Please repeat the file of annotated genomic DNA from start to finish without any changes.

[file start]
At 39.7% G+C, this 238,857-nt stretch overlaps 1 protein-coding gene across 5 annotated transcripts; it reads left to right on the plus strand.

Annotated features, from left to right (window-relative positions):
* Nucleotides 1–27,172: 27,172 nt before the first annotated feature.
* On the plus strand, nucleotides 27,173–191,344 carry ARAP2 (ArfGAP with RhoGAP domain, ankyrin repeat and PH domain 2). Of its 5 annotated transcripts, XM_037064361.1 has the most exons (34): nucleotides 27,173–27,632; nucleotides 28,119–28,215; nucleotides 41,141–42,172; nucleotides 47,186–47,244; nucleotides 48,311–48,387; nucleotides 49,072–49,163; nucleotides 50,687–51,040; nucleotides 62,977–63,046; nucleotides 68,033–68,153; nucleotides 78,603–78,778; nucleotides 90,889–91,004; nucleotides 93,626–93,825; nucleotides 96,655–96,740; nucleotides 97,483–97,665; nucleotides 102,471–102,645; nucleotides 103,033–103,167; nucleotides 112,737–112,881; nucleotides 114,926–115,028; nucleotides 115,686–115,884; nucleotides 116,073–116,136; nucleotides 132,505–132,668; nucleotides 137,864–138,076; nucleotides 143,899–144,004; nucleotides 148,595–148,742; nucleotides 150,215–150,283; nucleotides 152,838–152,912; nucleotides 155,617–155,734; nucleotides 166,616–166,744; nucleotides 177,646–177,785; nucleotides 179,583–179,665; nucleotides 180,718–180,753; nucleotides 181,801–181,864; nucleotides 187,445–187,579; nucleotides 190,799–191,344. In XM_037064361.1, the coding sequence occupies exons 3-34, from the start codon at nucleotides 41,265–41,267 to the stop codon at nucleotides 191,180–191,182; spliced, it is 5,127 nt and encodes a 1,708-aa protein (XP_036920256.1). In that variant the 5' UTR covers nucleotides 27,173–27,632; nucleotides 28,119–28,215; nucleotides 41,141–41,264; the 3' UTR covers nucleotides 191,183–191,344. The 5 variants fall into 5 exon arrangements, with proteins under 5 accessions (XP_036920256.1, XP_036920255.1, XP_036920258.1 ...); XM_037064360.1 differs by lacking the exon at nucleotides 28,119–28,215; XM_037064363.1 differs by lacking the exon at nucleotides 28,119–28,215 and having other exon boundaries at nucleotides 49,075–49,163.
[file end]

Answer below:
At 39.7% G+C, this 238,857-nt stretch overlaps 1 protein-coding gene across 5 annotated transcripts; it reads left to right on the plus strand.

Annotated features, from left to right (window-relative positions):
* Nucleotides 1–27,172: 27,172 nt before the first annotated feature.
* On the plus strand, nucleotides 27,173–191,344 carry ARAP2 (ArfGAP with RhoGAP domain, ankyrin repeat and PH domain 2). Of its 5 annotated transcripts, XM_037064361.1 has the most exons (34): nucleotides 27,173–27,632; nucleotides 28,119–28,215; nucleotides 41,141–42,172; nucleotides 47,186–47,244; nucleotides 48,311–48,387; nucleotides 49,072–49,163; nucleotides 50,687–51,040; nucleotides 62,977–63,046; nucleotides 68,033–68,153; nucleotides 78,603–78,778; nucleotides 90,889–91,004; nucleotides 93,626–93,825; nucleotides 96,655–96,740; nucleotides 97,483–97,665; nucleotides 102,471–102,645; nucleotides 103,033–103,167; nucleotides 112,737–112,881; nucleotides 114,926–115,028; nucleotides 115,686–115,884; nucleotides 116,073–116,136; nucleotides 132,505–132,668; nucleotides 137,864–138,076; nucleotides 143,899–144,004; nucleotides 148,595–148,742; nucleotides 150,215–150,283; nucleotides 152,838–152,912; nucleotides 155,617–155,734; nucleotides 166,616–166,744; nucleotides 177,646–177,785; nucleotides 179,583–179,665; nucleotides 180,718–180,753; nucleotides 181,801–181,864; nucleotides 187,445–187,579; nucleotides 190,799–191,344. In XM_037064361.1, the coding sequence occupies exons 3-34, from the start codon at nucleotides 41,265–41,267 to the stop codon at nucleotides 191,180–191,182; spliced, it is 5,127 nt and encodes a 1,708-aa protein (XP_036920256.1). In that variant the 5' UTR covers nucleotides 27,173–27,632; nucleotides 28,119–28,215; nucleotides 41,141–41,264; the 3' UTR covers nucleotides 191,183–191,344. The 5 variants fall into 5 exon arrangements, with proteins under 5 accessions (XP_036920256.1, XP_036920255.1, XP_036920258.1 ...); XM_037064360.1 differs by lacking the exon at nucleotides 28,119–28,215; XM_037064363.1 differs by lacking the exon at nucleotides 28,119–28,215 and having other exon boundaries at nucleotides 49,075–49,163.